The Pleasure of Aimless Reading

article image

<p>

It’s one of the beauties of reading used books: Sometimes, you stumble across tangible evidence of the reader that preceded you. Maybe you find their old bookmark, a dedication from a friend, a note they made to themselves in the margins of a page. These scribblings are my favorite. They register, if only briefly, what someone else was thinking while they were reading, offering a window into the normally private interface between a person and their book.</p>
<p>
<i>The Bounty Farmer</i>
<a title=”found another reader’s musings” href=”http://goodjobbb.wordpress.com/2008/12/22/weekend-stubble/” target=”_blank”>found another reader’s musings</a> in an old copy of <i>
<a href=”http://www.julianbarnes.com/bib/fp.html” target=”_blank”>Flaubert’s Parrot</a>
</i>, but they’re not particularly illuminating. The notes match page numbers with the themes that interested this particular reader:</p>
<p>
<i>…101. Encyclopedia Britannica, 11<sup>th</sup> ed.</i>
</p>
<p>
<i>…150. That he was obsessed with style.</i>
</p>
<p>
<i>…193. Art & Life.</i>
</p>
<p>
<i>…208. do-it-yourself enema pump.</i>
<i>
</i>
</p>
<p>I’m not sure how to make sense of this chain of associations, and I wonder if the author of the list would be able to remember, either. But the cryptic annotations might give us something else. As <i>The Bounty Farmer</i> observes, they dovetail serendipitously with the tenor of the book, which follows a particularly fanatical reader of Flaubert. This narrator finds fault in overly critical approaches to books, and speaks up in favor of the casual reader’s tack:</p>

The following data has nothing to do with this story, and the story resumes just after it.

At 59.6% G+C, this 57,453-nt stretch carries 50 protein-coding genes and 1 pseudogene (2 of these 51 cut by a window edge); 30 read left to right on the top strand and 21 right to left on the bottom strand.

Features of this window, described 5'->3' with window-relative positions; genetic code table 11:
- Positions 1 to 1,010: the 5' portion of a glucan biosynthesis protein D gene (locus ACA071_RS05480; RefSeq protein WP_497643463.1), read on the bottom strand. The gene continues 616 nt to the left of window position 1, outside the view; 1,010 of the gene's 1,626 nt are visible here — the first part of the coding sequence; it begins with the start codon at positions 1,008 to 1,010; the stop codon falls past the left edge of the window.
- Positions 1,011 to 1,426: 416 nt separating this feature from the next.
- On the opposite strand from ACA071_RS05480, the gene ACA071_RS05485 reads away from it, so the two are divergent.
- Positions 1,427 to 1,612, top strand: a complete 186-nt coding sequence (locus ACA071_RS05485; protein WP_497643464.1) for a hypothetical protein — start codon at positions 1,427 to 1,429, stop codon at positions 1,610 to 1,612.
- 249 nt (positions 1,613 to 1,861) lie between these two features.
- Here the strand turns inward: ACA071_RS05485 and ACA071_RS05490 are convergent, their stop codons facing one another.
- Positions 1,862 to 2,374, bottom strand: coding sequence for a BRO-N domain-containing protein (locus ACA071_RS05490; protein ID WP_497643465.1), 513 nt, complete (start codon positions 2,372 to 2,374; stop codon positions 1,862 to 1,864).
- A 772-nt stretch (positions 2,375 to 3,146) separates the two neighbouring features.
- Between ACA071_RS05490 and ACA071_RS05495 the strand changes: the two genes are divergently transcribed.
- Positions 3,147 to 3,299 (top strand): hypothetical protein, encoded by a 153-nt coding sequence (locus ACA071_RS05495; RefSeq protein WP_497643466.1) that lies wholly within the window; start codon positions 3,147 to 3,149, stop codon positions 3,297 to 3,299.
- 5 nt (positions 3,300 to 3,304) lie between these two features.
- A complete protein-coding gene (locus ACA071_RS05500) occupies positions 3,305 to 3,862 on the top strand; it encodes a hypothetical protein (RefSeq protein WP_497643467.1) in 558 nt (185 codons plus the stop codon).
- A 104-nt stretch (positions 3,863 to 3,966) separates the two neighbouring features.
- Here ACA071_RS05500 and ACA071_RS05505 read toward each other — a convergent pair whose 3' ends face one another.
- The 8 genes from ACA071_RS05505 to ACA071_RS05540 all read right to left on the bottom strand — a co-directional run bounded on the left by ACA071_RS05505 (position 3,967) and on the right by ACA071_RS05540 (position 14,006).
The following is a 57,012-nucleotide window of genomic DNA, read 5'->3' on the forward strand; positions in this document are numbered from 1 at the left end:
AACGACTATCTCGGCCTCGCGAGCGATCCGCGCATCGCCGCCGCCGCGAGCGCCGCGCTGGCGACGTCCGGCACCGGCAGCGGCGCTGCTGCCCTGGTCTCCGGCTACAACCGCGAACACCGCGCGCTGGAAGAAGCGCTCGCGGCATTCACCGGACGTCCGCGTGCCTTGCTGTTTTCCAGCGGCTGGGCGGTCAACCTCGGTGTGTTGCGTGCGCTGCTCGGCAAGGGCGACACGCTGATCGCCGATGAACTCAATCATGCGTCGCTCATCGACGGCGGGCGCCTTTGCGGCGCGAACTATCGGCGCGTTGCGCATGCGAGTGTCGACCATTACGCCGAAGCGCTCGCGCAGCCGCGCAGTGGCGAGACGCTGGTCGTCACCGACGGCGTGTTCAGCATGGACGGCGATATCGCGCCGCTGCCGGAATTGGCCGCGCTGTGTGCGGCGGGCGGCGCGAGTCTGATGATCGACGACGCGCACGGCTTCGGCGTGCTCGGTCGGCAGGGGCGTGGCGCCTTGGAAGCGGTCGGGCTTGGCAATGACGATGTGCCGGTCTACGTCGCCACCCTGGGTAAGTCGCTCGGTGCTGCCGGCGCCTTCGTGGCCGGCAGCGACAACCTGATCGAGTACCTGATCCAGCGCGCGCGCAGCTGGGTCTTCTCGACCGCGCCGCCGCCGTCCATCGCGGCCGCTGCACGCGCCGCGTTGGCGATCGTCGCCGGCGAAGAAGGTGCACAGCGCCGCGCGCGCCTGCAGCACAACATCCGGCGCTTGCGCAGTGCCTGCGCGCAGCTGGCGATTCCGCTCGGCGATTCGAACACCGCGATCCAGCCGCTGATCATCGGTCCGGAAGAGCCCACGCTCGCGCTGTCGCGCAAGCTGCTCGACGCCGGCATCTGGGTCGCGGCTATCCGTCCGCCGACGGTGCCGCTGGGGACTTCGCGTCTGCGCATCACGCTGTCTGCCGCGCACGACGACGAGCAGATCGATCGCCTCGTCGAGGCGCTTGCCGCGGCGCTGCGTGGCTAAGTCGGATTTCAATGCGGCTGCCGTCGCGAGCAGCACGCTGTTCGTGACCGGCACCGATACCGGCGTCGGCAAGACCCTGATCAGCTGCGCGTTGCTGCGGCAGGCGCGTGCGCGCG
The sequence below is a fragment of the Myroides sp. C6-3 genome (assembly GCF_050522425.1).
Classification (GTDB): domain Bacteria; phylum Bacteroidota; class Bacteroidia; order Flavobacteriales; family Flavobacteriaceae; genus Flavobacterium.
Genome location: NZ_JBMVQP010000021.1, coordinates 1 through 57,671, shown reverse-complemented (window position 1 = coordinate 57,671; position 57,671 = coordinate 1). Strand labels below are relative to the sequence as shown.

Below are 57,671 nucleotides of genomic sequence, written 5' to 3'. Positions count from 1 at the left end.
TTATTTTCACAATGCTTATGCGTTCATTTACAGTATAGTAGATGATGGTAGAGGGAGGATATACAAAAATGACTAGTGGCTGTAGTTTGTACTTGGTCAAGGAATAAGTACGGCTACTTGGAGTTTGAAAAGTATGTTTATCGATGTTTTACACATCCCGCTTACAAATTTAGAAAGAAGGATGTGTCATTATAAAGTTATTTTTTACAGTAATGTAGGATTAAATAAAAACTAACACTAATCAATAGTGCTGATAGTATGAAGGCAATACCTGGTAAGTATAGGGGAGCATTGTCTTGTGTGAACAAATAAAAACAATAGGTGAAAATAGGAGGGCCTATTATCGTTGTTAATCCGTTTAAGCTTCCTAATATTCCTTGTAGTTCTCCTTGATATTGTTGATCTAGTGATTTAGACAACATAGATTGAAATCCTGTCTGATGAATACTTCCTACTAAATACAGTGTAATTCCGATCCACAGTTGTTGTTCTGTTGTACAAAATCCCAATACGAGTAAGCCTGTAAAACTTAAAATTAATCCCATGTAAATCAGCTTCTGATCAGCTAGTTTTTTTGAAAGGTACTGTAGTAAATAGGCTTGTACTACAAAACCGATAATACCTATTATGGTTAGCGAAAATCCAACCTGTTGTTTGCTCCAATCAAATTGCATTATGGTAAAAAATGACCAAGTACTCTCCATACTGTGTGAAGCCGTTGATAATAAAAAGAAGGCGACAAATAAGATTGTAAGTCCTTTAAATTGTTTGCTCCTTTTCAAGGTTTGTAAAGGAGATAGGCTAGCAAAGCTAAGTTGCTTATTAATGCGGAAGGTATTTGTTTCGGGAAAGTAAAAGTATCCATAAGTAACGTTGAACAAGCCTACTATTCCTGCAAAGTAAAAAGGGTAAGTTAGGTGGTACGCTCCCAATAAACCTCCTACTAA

<p>
<i>
<span lang=”EN”>My reading might be pointless in terms of the history of literary criticism; but it’s not pointless in terms of pleasure. I can’t prove that lay readers enjoy books more than professional critics; but I can tell you one advantage we have over them. We can forget.</span>
</i>
<i>
<span lang=”EN”>
</span>
</i>
</p>
<p>
<span lang=”EN”>The list testifies to a more universal pleasure of reading–the joy of meandering through a text, guided only by the passages that capture your fancy in the moment. It’s a nice reminder that reading doesn’t need a goal; the act carries its own rewards.</span>
</p>
<p>
<p>
<i>
<span lang=”EN”>Image by</span>
<a href=”http://flickr.com/people/gadl/?search=gadl” target=”_blank”>Alexandre Duret-Lutz</a>
</i>
<i>
<span lang=”EN”>, licensed under <a href=”http://creativecommons.org/licenses/by-sa/2.0/deed.en” target=”_blank”>Creative Commons</a>.</span>
</i>
</p>

UTNE
UTNE
In-depth coverage of eye-opening issues that affect your life.